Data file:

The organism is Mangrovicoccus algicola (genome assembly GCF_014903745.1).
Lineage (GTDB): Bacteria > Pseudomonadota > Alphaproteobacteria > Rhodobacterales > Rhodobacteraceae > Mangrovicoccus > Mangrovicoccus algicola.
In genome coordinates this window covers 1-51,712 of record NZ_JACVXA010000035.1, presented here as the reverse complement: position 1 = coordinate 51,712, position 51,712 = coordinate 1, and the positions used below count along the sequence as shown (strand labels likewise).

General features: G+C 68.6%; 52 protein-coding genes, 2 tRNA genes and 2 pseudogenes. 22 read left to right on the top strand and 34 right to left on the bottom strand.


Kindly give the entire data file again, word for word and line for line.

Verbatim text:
The organism is Mangrovicoccus algicola (genome assembly GCF_014903745.1).
Lineage (GTDB): Bacteria > Pseudomonadota > Alphaproteobacteria > Rhodobacterales > Rhodobacteraceae > Mangrovicoccus > Mangrovicoccus algicola.
In genome coordinates this window covers 1-51,712 of record NZ_JACVXA010000035.1, presented here as the reverse complement: position 1 = coordinate 51,712, position 51,712 = coordinate 1, and the positions used below count along the sequence as shown (strand labels likewise).

General features: G+C 68.6%; 52 protein-coding genes, 2 tRNA genes and 2 pseudogenes. 22 read left to right on the top strand and 34 right to left on the bottom strand.